“BoJack the Feminist” attacks this idea from a number of different angles in the first two acts: Hollywoo’s hypocrisy comes through Princess Carolyn, the cynicism of Diane, and the aloofness of Mr. Peanutbutter, whose B-plot about trying to present himself as a tough guy presents a nice parallel to Vance staging multiple apology tours to paint himself as a “nice guy” (in the end, Mr. PB proves that just as long as you’re good looking, wealthy, and male, opportunities will more than likely find their way into your lap). But it’s not until the episode turns that mirror against BoJack does it feel like its story really comes to life; but by that time, the story is over and the credits are rolling (playing the original BoJack closing theme for the first time in a long time, signaling an earlier descent into depressing territory than earlier seasons).
The revelation is powerful, but “BoJack the Feminist” would’ve been a lot more effective had this episode used the debate it creates around BoJack as the core, rather than Vance Waggoner, a character who ultimately is just a stand-in for shitty men, and a catalyst for the episode’s numerous, overtly pointed monologues about women’s rights, normalizing misogyny, and the indestructible hierarchy of the patriarchy. Diane perhaps fares the worst here, her character mostly marginalized as a (very well informed, and very well written) feminist who speaks in tweet threads, rather than actual dialogue. There are multiple scenes where BoJack pauses to make a number of great, prescient points, but rather than highlight the debates it is exploring with them, it castrates any and all momentum to preach to the audience, which at times, feels a bit self-defeating.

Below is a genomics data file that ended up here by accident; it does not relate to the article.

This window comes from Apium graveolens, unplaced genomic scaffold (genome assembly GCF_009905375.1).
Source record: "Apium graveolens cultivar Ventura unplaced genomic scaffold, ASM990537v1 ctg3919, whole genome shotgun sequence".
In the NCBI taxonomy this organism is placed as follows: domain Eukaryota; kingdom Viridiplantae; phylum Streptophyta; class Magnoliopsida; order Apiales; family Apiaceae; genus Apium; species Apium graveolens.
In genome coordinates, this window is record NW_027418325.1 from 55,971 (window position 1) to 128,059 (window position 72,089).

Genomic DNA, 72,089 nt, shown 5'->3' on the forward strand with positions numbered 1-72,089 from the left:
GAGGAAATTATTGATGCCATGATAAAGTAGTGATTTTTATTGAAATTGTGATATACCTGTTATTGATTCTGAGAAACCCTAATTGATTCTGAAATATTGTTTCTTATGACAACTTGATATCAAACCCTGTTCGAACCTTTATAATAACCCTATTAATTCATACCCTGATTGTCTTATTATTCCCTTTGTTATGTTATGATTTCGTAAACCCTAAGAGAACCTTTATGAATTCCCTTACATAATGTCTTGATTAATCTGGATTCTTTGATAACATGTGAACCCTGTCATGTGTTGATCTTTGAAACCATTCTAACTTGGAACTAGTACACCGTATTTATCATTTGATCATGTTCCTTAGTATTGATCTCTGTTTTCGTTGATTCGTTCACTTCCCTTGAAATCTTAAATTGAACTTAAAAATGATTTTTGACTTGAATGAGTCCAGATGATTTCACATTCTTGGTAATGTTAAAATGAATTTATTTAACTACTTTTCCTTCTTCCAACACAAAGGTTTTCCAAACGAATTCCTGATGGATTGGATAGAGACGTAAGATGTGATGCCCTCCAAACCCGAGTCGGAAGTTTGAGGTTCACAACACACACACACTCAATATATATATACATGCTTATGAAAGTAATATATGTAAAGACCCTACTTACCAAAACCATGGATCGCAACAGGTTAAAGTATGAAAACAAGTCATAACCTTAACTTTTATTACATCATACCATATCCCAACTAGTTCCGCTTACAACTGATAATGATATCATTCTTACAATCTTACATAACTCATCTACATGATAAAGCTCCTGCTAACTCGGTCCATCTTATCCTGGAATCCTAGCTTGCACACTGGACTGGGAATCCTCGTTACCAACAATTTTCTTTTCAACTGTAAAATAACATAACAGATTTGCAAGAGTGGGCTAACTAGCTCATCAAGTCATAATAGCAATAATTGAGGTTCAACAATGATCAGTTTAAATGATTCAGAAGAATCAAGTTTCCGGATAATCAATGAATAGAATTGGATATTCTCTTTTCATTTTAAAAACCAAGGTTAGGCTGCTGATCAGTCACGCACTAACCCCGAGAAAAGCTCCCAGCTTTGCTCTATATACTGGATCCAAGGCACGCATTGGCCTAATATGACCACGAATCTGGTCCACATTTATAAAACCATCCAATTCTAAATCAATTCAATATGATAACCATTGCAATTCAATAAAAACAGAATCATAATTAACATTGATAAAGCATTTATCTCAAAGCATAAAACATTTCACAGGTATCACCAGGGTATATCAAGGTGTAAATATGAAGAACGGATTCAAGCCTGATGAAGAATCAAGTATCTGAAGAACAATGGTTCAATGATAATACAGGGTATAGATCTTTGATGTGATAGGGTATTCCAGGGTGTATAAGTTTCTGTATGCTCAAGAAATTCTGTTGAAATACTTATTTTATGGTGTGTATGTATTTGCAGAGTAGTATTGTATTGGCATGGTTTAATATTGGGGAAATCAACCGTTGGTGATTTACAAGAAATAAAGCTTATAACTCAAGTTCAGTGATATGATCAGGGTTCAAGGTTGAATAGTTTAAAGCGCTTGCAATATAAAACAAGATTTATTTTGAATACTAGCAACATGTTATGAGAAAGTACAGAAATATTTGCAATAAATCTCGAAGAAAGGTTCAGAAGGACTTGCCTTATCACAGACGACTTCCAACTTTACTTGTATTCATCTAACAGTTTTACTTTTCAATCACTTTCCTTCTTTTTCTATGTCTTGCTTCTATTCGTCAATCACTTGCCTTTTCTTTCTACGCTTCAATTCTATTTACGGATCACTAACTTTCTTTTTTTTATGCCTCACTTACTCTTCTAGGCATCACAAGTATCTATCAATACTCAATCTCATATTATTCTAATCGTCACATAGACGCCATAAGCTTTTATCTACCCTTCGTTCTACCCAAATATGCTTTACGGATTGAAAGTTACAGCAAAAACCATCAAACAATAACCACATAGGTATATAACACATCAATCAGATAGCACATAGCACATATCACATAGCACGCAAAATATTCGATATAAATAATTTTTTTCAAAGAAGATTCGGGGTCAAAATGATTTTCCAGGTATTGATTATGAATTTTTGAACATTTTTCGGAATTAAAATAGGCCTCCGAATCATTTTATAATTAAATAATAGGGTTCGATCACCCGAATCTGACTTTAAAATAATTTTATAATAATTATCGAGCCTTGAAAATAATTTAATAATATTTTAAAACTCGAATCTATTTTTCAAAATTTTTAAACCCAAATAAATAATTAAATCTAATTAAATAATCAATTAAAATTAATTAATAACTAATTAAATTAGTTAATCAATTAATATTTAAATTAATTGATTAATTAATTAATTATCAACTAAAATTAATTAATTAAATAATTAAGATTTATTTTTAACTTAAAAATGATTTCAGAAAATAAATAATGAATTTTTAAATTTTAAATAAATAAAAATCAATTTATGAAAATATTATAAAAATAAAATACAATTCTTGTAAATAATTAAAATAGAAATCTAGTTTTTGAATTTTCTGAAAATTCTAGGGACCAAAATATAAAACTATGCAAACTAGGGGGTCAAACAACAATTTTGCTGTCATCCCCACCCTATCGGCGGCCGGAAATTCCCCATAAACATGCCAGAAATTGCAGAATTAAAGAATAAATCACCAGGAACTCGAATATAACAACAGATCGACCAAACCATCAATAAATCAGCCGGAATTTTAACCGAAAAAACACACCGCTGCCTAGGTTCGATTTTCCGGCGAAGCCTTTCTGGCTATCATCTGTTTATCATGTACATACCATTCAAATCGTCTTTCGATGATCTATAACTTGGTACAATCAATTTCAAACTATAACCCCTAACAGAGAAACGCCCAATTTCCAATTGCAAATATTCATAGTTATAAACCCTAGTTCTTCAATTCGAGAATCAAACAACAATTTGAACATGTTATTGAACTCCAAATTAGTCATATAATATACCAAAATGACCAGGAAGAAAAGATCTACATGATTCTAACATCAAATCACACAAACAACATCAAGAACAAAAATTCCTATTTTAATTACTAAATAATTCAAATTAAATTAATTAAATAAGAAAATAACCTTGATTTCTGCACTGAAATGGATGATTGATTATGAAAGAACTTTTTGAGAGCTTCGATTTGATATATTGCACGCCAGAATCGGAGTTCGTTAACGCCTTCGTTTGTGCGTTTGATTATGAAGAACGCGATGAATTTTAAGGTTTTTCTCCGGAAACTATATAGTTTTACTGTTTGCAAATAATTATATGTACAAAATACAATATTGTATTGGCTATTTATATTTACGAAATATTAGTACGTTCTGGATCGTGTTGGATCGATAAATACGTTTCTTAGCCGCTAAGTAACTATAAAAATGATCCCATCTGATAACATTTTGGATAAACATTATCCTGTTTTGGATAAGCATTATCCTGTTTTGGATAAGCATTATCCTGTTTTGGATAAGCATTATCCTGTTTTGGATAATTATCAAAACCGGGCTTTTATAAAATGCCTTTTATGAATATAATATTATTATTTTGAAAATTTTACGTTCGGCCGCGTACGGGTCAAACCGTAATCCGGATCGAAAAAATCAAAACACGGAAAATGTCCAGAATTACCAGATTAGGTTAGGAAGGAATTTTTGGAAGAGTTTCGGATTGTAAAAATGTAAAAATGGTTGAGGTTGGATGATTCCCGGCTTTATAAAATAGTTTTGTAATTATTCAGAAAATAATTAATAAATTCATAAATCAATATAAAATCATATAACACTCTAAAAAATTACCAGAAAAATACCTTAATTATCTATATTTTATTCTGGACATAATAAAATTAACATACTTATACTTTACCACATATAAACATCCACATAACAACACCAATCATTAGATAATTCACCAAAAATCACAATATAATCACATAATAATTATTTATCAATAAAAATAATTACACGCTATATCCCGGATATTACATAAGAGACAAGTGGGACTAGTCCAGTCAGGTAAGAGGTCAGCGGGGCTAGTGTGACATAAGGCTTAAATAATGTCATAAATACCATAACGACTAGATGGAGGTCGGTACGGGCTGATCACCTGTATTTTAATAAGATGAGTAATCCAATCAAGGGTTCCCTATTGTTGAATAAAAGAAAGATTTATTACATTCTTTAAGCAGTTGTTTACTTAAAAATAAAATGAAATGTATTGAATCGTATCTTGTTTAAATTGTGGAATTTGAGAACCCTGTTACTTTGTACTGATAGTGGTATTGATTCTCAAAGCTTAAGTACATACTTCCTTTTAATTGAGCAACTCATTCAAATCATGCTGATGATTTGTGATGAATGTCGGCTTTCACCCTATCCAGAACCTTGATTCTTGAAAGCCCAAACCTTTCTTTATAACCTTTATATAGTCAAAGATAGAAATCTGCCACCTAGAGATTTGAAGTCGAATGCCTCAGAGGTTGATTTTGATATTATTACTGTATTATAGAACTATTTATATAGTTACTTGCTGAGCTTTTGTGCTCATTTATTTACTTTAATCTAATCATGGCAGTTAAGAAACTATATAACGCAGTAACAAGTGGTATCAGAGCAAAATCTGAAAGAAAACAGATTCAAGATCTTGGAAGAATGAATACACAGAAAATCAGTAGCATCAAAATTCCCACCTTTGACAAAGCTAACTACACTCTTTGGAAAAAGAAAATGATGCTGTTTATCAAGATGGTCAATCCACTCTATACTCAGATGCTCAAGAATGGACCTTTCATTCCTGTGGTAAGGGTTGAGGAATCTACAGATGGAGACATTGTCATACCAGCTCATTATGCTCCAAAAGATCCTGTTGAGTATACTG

There’s a lot to love in “BoJack the Feminist”, but it never reaches the insane heights of “Brap Brap Pew Pew” or “Thoughts and Prayers”, feeling more like a continuation of “Hank After Dark”, a sequel that doesn’t offer much in its first 24 minutes, except updating the language and appropriate cultural touchstones for 2018, before finally tying everything together in the last thirty seconds (Ana Spanakopita remains the most frightening character on all of BoJack, by the way). While the argument the episode makes about women and their horrible mistreatment in every facet of life is powerful, necessary, and sharp, there are a number of moments where it doesn’t quite feel like an episode of television, where the veil is pulled back and the pure anger in the heart of the writing room is revealed, naked voices that spring up out of the spring as some of the episode’s most dissonant, preachy moments.
Maybe that kind of blunt, look-at-me-when-I’m-fucking-talking-to-you approach is necessary; I recognize that as a white male (one of many who wrote about this episode, an irony that is not lost on me), my perspective on this episode is bound to be a bit skewed… but societal context aside, there’s something about “BoJack the Feminist” that doesn’t quite click for me, especially when compared to Very Special Episodes in BoJack‘s past. Ultimately, the episode gets where it needs to be, but until those final moments, the overtly self-effacing tone sells its well-constructed ideas short.
– the number of levels the “Feminism is Bay” shirt works on is the kind of genius we can only aspire to achieve.
– “He’s one tough S.O.A.B” – never change, Mr. Peanutbutter.
– “I’m off to perceive depth in a Wes Anderson fillllmmm!”